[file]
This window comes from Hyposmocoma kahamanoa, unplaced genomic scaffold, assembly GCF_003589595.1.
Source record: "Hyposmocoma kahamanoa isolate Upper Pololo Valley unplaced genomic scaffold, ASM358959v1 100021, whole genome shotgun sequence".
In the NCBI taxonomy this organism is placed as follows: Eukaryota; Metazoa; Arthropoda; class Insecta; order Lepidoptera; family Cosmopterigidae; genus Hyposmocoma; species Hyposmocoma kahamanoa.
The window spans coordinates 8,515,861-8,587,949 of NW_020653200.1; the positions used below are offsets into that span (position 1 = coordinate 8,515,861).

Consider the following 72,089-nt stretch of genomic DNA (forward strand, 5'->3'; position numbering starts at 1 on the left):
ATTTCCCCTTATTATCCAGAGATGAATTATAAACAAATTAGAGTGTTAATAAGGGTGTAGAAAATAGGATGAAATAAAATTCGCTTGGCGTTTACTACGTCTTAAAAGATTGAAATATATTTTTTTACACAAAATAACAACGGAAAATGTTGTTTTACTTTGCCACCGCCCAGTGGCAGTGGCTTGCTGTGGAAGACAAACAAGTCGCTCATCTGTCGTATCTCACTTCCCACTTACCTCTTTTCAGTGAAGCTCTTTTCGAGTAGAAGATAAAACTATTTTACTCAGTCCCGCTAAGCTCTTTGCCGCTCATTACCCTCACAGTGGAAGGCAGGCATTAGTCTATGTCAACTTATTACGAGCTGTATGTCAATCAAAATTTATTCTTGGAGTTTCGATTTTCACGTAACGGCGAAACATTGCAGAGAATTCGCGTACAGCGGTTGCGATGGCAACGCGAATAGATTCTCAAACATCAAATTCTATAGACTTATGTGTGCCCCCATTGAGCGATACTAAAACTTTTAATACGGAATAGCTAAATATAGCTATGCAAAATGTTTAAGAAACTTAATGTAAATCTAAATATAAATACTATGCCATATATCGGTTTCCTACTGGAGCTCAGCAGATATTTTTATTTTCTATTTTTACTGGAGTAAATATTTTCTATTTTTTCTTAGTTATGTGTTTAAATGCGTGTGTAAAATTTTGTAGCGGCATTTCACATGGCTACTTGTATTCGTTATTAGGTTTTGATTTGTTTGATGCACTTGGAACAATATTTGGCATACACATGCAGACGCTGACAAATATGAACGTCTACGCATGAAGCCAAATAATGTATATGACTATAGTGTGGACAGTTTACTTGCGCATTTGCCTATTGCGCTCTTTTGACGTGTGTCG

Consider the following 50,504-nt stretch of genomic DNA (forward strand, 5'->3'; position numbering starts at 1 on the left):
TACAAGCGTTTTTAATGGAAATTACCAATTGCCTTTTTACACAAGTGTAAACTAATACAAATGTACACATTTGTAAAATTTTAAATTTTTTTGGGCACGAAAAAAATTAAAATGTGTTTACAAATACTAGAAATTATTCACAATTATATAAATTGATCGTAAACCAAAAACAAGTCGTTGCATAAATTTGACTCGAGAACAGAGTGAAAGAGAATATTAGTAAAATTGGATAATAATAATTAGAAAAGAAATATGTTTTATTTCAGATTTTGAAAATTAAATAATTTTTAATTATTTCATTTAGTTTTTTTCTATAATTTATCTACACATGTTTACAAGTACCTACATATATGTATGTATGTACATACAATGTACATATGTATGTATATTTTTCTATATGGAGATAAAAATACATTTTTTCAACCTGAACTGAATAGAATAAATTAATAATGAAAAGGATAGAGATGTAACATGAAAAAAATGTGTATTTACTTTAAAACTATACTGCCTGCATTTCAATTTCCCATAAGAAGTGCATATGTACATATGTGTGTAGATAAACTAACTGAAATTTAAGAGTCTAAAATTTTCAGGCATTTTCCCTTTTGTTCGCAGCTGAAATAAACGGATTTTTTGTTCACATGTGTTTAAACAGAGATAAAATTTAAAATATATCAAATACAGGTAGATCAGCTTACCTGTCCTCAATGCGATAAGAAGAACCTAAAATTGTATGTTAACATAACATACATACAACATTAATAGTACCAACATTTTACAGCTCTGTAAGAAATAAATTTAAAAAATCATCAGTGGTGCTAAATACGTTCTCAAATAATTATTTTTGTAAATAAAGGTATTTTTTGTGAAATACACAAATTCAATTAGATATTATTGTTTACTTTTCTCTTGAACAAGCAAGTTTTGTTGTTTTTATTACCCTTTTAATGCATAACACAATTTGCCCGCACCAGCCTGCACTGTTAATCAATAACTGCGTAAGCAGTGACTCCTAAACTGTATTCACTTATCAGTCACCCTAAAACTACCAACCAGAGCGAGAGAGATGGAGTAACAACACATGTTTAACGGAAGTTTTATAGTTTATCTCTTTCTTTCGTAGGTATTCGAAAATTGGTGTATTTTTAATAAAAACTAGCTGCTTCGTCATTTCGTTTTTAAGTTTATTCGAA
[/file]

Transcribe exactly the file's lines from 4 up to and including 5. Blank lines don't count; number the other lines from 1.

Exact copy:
The window spans coordinates 8,515,861-8,587,949 of NW_020653200.1; the positions used below are offsets into that span (position 1 = coordinate 8,515,861).

Consider the following 72,089-nt stretch of genomic DNA (forward strand, 5'->3'; position numbering starts at 1 on the left):